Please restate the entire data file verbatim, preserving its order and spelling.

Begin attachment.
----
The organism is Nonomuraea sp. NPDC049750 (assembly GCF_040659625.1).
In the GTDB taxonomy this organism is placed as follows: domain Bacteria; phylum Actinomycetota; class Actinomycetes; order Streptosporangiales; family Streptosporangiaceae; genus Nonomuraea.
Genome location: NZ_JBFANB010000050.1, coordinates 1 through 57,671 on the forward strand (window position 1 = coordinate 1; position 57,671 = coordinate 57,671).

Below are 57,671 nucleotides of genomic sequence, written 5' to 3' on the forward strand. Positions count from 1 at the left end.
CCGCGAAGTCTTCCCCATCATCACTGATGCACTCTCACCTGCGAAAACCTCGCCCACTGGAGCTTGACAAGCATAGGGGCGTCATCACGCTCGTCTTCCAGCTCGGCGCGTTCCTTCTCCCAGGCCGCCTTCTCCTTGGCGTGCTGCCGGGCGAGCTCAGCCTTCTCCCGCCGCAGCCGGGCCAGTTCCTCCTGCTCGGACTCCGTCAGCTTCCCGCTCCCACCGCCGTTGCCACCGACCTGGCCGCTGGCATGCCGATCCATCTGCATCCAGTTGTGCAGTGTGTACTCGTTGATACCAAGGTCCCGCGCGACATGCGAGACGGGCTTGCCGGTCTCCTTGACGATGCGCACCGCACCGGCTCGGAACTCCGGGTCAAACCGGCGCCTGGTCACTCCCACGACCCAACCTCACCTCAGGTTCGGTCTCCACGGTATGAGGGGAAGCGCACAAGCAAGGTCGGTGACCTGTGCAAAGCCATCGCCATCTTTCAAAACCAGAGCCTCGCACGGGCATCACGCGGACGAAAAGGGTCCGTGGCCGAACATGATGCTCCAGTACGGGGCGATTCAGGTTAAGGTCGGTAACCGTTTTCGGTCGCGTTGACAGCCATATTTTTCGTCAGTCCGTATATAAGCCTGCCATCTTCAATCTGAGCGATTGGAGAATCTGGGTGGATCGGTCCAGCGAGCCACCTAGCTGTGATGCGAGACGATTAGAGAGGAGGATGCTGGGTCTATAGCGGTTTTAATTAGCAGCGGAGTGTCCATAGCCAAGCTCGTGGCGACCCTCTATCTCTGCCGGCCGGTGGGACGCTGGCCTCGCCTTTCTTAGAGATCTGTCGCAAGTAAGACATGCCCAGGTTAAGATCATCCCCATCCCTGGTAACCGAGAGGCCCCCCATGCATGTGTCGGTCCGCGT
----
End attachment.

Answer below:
The organism is Nonomuraea sp. NPDC049750 (assembly GCF_040659625.1).
In the GTDB taxonomy this organism is placed as follows: domain Bacteria; phylum Actinomycetota; class Actinomycetes; order Streptosporangiales; family Streptosporangiaceae; genus Nonomuraea.
Genome location: NZ_JBFANB010000050.1, coordinates 1 through 57,671 on the forward strand (window position 1 = coordinate 1; position 57,671 = coordinate 57,671).

Below are 57,671 nucleotides of genomic sequence, written 5' to 3' on the forward strand. Positions count from 1 at the left end.
CCGCGAAGTCTTCCCCATCATCACTGATGCACTCTCACCTGCGAAAACCTCGCCCACTGGAGCTTGACAAGCATAGGGGCGTCATCACGCTCGTCTTCCAGCTCGGCGCGTTCCTTCTCCCAGGCCGCCTTCTCCTTGGCGTGCTGCCGGGCGAGCTCAGCCTTCTCCCGCCGCAGCCGGGCCAGTTCCTCCTGCTCGGACTCCGTCAGCTTCCCGCTCCCACCGCCGTTGCCACCGACCTGGCCGCTGGCATGCCGATCCATCTGCATCCAGTTGTGCAGTGTGTACTCGTTGATACCAAGGTCCCGCGCGACATGCGAGACGGGCTTGCCGGTCTCCTTGACGATGCGCACCGCACCGGCTCGGAACTCCGGGTCAAACCGGCGCCTGGTCACTCCCACGACCCAACCTCACCTCAGGTTCGGTCTCCACGGTATGAGGGGAAGCGCACAAGCAAGGTCGGTGACCTGTGCAAAGCCATCGCCATCTTTCAAAACCAGAGCCTCGCACGGGCATCACGCGGACGAAAAGGGTCCGTGGCCGAACATGATGCTCCAGTACGGGGCGATTCAGGTTAAGGTCGGTAACCGTTTTCGGTCGCGTTGACAGCCATATTTTTCGTCAGTCCGTATATAAGCCTGCCATCTTCAATCTGAGCGATTGGAGAATCTGGGTGGATCGGTCCAGCGAGCCACCTAGCTGTGATGCGAGACGATTAGAGAGGAGGATGCTGGGTCTATAGCGGTTTTAATTAGCAGCGGAGTGTCCATAGCCAAGCTCGTGGCGACCCTCTATCTCTGCCGGCCGGTGGGACGCTGGCCTCGCCTTTCTTAGAGATCTGTCGCAAGTAAGACATGCCCAGGTTAAGATCATCCCCATCCCTGGTAACCGAGAGGCCCCCCATGCATGTGTCGGTCCGCGT